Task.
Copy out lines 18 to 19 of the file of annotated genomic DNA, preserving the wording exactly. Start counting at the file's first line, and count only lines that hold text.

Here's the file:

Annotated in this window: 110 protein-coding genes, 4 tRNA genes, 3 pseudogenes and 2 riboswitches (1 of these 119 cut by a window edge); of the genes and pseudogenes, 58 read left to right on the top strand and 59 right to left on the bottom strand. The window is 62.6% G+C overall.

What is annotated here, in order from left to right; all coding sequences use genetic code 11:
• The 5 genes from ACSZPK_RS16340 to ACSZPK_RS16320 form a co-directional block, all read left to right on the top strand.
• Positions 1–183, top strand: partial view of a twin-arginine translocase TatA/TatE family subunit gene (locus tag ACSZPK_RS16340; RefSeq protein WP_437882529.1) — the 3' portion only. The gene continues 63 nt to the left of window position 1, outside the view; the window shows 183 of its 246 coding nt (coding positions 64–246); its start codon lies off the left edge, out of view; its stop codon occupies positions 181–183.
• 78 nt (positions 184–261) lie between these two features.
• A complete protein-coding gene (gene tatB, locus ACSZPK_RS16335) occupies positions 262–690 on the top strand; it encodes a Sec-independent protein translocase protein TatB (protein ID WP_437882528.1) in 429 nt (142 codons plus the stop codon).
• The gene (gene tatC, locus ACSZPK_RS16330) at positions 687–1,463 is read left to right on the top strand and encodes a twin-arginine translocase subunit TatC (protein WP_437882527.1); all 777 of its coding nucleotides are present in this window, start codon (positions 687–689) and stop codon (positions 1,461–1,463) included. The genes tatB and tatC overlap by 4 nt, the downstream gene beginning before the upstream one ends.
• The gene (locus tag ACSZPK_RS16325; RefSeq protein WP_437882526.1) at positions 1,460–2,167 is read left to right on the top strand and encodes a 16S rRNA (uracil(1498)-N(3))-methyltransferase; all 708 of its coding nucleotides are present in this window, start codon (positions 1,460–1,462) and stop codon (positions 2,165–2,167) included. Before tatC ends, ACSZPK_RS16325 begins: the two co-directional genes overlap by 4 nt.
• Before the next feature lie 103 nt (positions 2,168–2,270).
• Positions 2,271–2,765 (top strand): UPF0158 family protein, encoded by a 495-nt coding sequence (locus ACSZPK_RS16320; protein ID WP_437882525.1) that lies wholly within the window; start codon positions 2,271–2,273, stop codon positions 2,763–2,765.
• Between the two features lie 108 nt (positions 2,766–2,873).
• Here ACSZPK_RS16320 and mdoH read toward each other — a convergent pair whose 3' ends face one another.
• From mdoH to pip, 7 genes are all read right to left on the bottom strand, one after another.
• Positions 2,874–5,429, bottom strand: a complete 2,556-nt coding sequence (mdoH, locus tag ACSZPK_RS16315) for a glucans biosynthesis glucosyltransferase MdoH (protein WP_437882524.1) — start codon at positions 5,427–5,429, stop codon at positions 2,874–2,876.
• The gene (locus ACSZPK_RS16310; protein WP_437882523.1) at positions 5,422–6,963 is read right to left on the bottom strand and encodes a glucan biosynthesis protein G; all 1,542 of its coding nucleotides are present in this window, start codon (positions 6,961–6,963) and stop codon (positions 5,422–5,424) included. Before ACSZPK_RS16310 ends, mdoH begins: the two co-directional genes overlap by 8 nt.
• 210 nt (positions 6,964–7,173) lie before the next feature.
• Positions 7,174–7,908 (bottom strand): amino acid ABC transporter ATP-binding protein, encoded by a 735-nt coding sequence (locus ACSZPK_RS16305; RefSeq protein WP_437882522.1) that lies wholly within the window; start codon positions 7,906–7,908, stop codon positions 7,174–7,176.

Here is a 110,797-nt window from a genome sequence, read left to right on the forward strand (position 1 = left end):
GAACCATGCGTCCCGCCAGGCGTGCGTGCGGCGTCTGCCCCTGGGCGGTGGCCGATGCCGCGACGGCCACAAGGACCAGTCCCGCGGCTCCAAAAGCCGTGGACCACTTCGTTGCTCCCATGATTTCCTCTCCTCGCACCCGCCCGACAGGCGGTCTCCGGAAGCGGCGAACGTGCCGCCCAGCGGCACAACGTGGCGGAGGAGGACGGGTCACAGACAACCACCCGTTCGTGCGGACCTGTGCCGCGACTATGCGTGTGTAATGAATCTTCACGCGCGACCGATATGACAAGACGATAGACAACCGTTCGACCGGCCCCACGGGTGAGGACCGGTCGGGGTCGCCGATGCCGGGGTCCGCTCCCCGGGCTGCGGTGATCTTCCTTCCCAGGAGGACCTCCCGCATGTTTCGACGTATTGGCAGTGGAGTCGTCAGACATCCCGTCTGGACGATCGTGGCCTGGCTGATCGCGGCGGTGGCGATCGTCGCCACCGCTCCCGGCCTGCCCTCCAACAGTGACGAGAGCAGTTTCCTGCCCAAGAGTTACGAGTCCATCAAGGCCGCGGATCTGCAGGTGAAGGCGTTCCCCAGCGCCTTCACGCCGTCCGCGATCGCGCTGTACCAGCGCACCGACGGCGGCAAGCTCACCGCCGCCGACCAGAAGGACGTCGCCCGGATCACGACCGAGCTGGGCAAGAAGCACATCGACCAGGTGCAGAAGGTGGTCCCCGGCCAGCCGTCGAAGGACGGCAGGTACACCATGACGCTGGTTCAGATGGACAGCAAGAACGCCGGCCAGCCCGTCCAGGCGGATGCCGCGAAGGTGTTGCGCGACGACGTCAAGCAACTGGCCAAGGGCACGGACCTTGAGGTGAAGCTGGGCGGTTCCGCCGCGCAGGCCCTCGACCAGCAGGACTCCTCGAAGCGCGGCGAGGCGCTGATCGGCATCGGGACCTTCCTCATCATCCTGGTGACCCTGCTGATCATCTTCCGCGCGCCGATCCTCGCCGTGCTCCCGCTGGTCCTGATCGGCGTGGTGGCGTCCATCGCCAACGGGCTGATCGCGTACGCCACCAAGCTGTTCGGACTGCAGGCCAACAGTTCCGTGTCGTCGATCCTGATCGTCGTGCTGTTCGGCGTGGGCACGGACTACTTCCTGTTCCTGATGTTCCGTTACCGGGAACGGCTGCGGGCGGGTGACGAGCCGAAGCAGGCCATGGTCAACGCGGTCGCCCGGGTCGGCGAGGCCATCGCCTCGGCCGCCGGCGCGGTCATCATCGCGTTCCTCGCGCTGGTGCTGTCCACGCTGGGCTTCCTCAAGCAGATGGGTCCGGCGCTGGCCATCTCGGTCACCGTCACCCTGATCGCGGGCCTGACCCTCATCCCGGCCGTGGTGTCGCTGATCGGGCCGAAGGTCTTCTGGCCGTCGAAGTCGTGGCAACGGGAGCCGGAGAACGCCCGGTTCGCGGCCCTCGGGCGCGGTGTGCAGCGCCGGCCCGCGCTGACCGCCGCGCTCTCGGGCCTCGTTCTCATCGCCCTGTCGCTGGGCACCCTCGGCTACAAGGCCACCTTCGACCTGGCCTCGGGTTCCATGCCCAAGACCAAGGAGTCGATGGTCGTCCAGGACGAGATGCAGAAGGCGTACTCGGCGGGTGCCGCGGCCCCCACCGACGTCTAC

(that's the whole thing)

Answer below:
Here is a 110,797-nt window from a genome sequence, read left to right on the forward strand (position 1 = left end):
GAACCATGCGTCCCGCCAGGCGTGCGTGCGGCGTCTGCCCCTGGGCGGTGGCCGATGCCGCGACGGCCACAAGGACCAGTCCCGCGGCTCCAAAAGCCGTGGACCACTTCGTTGCTCCCATGATTTCCTCTCCTCGCACCCGCCCGACAGGCGGTCTCCGGAAGCGGCGAACGTGCCGCCCAGCGGCACAACGTGGCGGAGGAGGACGGGTCACAGACAACCACCCGTTCGTGCGGACCTGTGCCGCGACTATGCGTGTGTAATGAATCTTCACGCGCGACCGATATGACAAGACGATAGACAACCGTTCGACCGGCCCCACGGGTGAGGACCGGTCGGGGTCGCCGATGCCGGGGTCCGCTCCCCGGGCTGCGGTGATCTTCCTTCCCAGGAGGACCTCCCGCATGTTTCGACGTATTGGCAGTGGAGTCGTCAGACATCCCGTCTGGACGATCGTGGCCTGGCTGATCGCGGCGGTGGCGATCGTCGCCACCGCTCCCGGCCTGCCCTCCAACAGTGACGAGAGCAGTTTCCTGCCCAAGAGTTACGAGTCCATCAAGGCCGCGGATCTGCAGGTGAAGGCGTTCCCCAGCGCCTTCACGCCGTCCGCGATCGCGCTGTACCAGCGCACCGACGGCGGCAAGCTCACCGCCGCCGACCAGAAGGACGTCGCCCGGATCACGACCGAGCTGGGCAAGAAGCACATCGACCAGGTGCAGAAGGTGGTCCCCGGCCAGCCGTCGAAGGACGGCAGGTACACCATGACGCTGGTTCAGATGGACAGCAAGAACGCCGGCCAGCCCGTCCAGGCGGATGCCGCGAAGGTGTTGCGCGACGACGTCAAGCAACTGGCCAAGGGCACGGACCTTGAGGTGAAGCTGGGCGGTTCCGCCGCGCAGGCCCTCGACCAGCAGGACTCCTCGAAGCGCGGCGAGGCGCTGATCGGCATCGGGACCTTCCTCATCATCCTGGTGACCCTGCTGATCATCTTCCGCGCGCCGATCCTCGCCGTGCTCCCGCTGGTCCTGATCGGCGTGGTGGCGTCCATCGCCAACGGGCTGATCGCGTACGCCACCAAGCTGTTCGGACTGCAGGCCAACAGTTCCGTGTCGTCGATCCTGATCGTCGTGCTGTTCGGCGTGGGCACGGACTACTTCCTGTTCCTGATGTTCCGTTACCGGGAACGGCTGCGGGCGGGTGACGAGCCGAAGCAGGCCATGGTCAACGCGGTCGCCCGGGTCGGCGAGGCCATCGCCTCGGCCGCCGGCGCGGTCATCATCGCGTTCCTCGCGCTGGTGCTGTCCACGCTGGGCTTCCTCAAGCAGATGGGTCCGGCGCTGGCCATCTCGGTCACCGTCACCCTGATCGCGGGCCTGACCCTCATCCCGGCCGTGGTGTCGCTGATCGGGCCGAAGGTCTTCTGGCCGTCGAAGTCGTGGCAACGGGAGCCGGAGAACGCCCGGTTCGCGGCCCTCGGGCGCGGTGTGCAGCGCCGGCCCGCGCTGACCGCCGCGCTCTCGGGCCTCGTTCTCATCGCCCTGTCGCTGGGCACCCTCGGCTACAAGGCCACCTTCGACCTGGCCTCGGGTTCCATGCCCAAGACCAAGGAGTCGATGGTCGTCCAGGACGAGATGCAGAAGGCGTACTCGGCGGGTGCCGCGGCCCCCACCGACGTCTAC